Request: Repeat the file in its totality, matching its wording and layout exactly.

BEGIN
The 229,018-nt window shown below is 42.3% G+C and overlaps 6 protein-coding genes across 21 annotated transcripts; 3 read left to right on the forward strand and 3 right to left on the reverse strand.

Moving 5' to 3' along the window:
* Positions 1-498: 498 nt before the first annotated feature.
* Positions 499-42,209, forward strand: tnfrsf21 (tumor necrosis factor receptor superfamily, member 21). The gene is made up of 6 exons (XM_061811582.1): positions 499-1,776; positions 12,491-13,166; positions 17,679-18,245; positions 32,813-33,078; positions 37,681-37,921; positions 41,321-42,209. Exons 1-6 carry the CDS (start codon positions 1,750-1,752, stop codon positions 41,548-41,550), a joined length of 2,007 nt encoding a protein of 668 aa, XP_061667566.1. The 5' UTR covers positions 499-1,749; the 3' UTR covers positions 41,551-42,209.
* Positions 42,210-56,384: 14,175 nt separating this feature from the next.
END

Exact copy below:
The 229,018-nt window shown below is 42.3% G+C and overlaps 6 protein-coding genes across 21 annotated transcripts; 3 read left to right on the forward strand and 3 right to left on the reverse strand.

Moving 5' to 3' along the window:
* Positions 1-498: 498 nt before the first annotated feature.
* Positions 499-42,209, forward strand: tnfrsf21 (tumor necrosis factor receptor superfamily, member 21). The gene is made up of 6 exons (XM_061811582.1): positions 499-1,776; positions 12,491-13,166; positions 17,679-18,245; positions 32,813-33,078; positions 37,681-37,921; positions 41,321-42,209. Exons 1-6 carry the CDS (start codon positions 1,750-1,752, stop codon positions 41,548-41,550), a joined length of 2,007 nt encoding a protein of 668 aa, XP_061667566.1. The 5' UTR covers positions 499-1,749; the 3' UTR covers positions 41,551-42,209.
* Positions 42,210-56,384: 14,175 nt separating this feature from the next.